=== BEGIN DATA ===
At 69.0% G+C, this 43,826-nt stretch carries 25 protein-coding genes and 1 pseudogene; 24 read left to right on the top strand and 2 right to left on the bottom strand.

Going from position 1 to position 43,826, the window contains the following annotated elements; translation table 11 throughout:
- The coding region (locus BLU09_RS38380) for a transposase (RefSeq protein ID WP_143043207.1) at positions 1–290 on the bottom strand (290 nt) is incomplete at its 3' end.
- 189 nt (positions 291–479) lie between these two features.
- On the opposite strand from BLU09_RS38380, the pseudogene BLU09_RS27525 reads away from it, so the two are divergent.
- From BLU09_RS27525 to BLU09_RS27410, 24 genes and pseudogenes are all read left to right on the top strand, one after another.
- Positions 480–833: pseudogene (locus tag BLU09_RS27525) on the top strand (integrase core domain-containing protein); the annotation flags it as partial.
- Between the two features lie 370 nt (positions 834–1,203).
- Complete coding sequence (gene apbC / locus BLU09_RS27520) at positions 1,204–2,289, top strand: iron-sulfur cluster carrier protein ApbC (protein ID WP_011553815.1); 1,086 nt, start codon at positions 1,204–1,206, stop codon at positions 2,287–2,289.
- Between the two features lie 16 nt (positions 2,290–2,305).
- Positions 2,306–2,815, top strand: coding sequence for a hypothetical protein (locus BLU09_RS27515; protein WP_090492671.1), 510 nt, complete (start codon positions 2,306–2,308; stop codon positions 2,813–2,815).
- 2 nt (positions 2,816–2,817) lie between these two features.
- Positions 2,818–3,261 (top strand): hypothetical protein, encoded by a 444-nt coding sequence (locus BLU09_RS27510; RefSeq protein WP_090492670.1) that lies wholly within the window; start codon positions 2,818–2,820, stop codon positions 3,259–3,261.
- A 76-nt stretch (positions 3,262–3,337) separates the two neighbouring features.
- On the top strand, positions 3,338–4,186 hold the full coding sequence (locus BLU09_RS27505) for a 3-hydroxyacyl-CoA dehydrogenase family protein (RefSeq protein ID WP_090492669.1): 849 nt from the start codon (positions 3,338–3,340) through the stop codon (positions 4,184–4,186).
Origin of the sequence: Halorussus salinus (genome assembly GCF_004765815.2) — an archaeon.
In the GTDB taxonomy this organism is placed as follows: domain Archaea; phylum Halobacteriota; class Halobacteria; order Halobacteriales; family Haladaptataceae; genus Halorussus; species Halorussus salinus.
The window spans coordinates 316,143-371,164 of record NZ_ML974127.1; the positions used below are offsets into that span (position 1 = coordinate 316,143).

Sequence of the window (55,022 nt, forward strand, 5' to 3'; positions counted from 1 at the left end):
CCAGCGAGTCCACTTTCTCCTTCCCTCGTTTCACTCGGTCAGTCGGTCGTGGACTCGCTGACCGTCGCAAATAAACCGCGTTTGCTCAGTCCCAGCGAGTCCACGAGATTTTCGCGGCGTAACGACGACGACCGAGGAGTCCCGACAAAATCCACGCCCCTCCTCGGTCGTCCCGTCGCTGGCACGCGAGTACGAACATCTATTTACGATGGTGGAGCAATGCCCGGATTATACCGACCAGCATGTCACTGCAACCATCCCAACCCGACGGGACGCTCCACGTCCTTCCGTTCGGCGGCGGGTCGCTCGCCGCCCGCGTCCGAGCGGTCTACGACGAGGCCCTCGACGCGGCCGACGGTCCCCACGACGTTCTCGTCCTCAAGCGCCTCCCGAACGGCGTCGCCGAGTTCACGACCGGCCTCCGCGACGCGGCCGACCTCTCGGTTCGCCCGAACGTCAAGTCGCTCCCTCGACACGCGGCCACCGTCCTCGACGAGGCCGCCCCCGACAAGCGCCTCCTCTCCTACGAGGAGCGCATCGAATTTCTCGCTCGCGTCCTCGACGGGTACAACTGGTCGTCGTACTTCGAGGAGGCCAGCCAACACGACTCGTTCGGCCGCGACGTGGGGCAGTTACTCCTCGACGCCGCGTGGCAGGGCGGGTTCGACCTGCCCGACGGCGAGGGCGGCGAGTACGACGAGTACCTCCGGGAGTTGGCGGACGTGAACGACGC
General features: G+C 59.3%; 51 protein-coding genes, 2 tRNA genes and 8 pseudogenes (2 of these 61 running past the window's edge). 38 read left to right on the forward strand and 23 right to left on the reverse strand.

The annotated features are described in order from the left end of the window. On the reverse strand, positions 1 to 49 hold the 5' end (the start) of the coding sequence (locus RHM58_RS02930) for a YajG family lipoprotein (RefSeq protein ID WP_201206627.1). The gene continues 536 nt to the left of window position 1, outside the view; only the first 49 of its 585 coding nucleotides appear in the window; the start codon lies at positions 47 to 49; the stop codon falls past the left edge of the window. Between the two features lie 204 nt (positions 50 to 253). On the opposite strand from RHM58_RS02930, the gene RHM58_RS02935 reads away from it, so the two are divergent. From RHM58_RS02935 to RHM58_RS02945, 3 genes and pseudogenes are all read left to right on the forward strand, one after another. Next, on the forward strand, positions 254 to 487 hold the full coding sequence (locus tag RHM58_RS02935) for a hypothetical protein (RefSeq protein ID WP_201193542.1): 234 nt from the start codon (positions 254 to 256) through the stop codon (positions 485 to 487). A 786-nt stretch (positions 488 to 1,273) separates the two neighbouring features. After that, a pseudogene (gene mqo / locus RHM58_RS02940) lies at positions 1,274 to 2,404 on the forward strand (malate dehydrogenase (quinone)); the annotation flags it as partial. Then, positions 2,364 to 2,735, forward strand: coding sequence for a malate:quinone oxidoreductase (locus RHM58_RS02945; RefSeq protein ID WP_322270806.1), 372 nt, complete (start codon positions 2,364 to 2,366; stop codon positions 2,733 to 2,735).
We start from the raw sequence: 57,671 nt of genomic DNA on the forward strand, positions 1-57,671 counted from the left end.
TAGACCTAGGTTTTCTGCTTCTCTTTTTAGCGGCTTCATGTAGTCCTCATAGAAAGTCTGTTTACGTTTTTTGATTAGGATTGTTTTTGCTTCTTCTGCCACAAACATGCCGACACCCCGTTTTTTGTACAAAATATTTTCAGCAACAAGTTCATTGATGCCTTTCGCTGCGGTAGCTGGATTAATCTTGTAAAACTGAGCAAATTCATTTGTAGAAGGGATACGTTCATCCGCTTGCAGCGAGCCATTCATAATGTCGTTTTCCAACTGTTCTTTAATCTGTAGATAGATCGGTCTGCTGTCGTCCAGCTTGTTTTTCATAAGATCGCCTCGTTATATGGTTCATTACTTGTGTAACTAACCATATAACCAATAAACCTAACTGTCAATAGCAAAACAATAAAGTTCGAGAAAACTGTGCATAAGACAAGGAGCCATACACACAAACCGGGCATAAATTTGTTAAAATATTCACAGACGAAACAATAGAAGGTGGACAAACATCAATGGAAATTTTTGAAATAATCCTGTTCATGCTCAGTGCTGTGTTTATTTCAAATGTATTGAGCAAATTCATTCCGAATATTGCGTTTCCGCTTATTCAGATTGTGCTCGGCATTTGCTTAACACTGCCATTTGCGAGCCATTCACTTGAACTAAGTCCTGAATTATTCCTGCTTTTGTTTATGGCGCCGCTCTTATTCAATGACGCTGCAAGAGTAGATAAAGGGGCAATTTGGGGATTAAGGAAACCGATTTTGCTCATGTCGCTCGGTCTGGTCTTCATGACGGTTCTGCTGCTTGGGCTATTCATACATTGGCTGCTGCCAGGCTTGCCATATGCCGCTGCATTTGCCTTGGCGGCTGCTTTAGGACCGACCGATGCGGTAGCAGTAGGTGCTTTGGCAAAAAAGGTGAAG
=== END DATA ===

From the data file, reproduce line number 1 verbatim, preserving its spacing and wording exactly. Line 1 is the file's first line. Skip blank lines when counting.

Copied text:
At 69.0% G+C, this 43,826-nt stretch carries 25 protein-coding genes and 1 pseudogene; 24 read left to right on the top strand and 2 right to left on the bottom strand.